As I was venturing into the world of Japanese whisky, I purposefully avoided two bottles produced by Nikka, despite the fact that I very much liked some of their other offerings. I decided that I would not like their “Coffey” whiskies because, with little-to-no exceptions to this rule, I’m not a fan of flavored whiskies. I figured that since they misspelled “whisky” (I prefer the American/Irish “whiskey”), that they must have misspelled “coffee” as well. I assumed that coffee-flavored whiskey must have its fans, but that I would not be one of them.
It was in explaining this flavor preference to a friend of mine that I was educated in a much more polite way than I might have expected that I was, indeed, mistaken. Coffey was spelled correctly and it was the name of the still used to make the whiskey. In the early 19th century, Aeneas Coffey improved the already existing ‘column’ still that was being used at the time and the new, improved apparatus still bears his name.
A Coffey still is essentially a series of pot stills connected together in two columns. The fact that the liquid cycles through the columns until the spirit is strong enough to be distilled out of the still means that new spirit can continuously be added to the system (hence the other name that is sometimes given to this system of distilling: a “continuous still”). Combining the ability to continuously produce alcohol with the fact that the distillate produced was much stronger than the pot still, made the Coffey still quickly become the method of choice for distillers of whiskey (including bourbon and scotch), rum, vodka, and gin the world over. The notable exception to this trend is Ireland. Irish whiskey producers - through a combination of tradition and legislation - maintain the use of the pot still, which can only produce whiskey in batches.
The Nikka distillery out of Japan currently makes use of the Coffey still distillation process in four of their products. In addition to a gin and a vodka, they produce one whisky that uses a malted barley mash bill and another that uses a mash bill comprised mainly of corn. I was recently able to purchase a bottle of each and was surprised with just how smooth both were. If you are a fan of Irish whiskey, the mouthfeel will seem familiar to you and the analogy of a Coffey still being a series of pot stills will make sense. They were certainly not without their differences, though, as you can see in my notes on each. If you have your own thoughts on either of these two whiskies, I’d love to hear them. Enjoy and remember to always #drinkcurious!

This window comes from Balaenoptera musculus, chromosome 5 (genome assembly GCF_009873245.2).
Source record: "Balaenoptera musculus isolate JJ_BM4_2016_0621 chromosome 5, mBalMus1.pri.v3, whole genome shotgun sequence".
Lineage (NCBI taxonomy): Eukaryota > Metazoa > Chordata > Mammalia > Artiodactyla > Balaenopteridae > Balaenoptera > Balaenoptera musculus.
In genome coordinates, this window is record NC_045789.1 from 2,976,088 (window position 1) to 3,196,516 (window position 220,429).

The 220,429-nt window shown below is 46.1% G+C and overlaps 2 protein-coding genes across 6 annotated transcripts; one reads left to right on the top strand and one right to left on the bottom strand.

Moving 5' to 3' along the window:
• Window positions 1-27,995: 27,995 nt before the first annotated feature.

Nikka Coffey Malt
NOSE: Complex. Butterscotch – LOTS of butterscotch, grapefruit, pecans, oak, honey. This nose, both at a distance and up close, makes you want to keep coming back for more. If possible, I would buy this as an incense and have it permanently burning in my house.
TASTE: Molasses, fig newtons, bittersweet chocolate, malt, mild spice. Mouth-coating and very smooth.
FINISH: Anise, spices, a bit of iodine that lingers longer than I’d like – given the rest of the flavor profile.
SHARE WITH: Japanese whisky and/or Irish whiskey fans. The malted expression from Nikka shares several features with a traditional Irish whiskey and several with a classically Japanese whisky without being a textbook example of either. This combination makes it interesting to explore at a tasting.
WORTH THE PRICE: I got mine a few cents below $70 which is right in the middle of the range at which I’ve seen this sold. At this price I think you could do a lot worse, but I also think there are enough stronger options for me to suggest you trying this one out first.
BOTTLE, BAR OR BUST: I feel confident calling this one a “Bar” all day. It has a lot of interesting qualities and I know there is a segment of whiskey-drinkers out there that will try this once and be hooked for life. For me, though, it’s too inconsistent from beginning to end to justify the price tag.
OVERALL: From nose to finish, each element writes a check that the next one just can’t quite cash. The palate doesn’t quite live up to the nose and the finish loses most of the best parts of the initial taste. A little water makes the finish almost catch up to the palate but thins out the nose, which is a trade-off I’m not willing to make so I mostly drink it neat. As a malt distilled through a continuous, Coffey still traditionally used for grain whiskies, Nikka has produced a unique dram that has a lot going for it. However, at its price point, I think you could do better in the malted whiskey world.
Nikka Coffey Grain
NOSE: Grass, spearmint, honey, clove
TASTE: Skor bar, caramel and the corn certainly comes through. This doesn’t taste young, though. Instead it’s mild, sweet, and smooth.
FINISH: Good chocolate pudding, oak. Mellow and short.
SHARE WITH: Bourbon fans looking to branch out and try something new. The fact that the mash bill is mostly corn makes this a foray into Japanese whisky that is new and interesting without being a shock to the system of a bourbon-lover. This light, smooth sipper would also be at home when shared with seafood.
WORTH THE PRICE: This is a solid Japanese whisky, but I’m not willing to say that it’s worth a price tag in the mid-60 range.
BOTTLE, BAR OR BUST: Try this one at a sushi bar prior to buying a bottle for your own shelves.
OVERALL: There is nothing wrong with this whisky. The problem with it is that there aren’t enough high-points in it for me to get really excited about it. For an especially smooth, mostly corn whisky, I think you could get something better at the price point, or at least get something equally good for a smaller investment.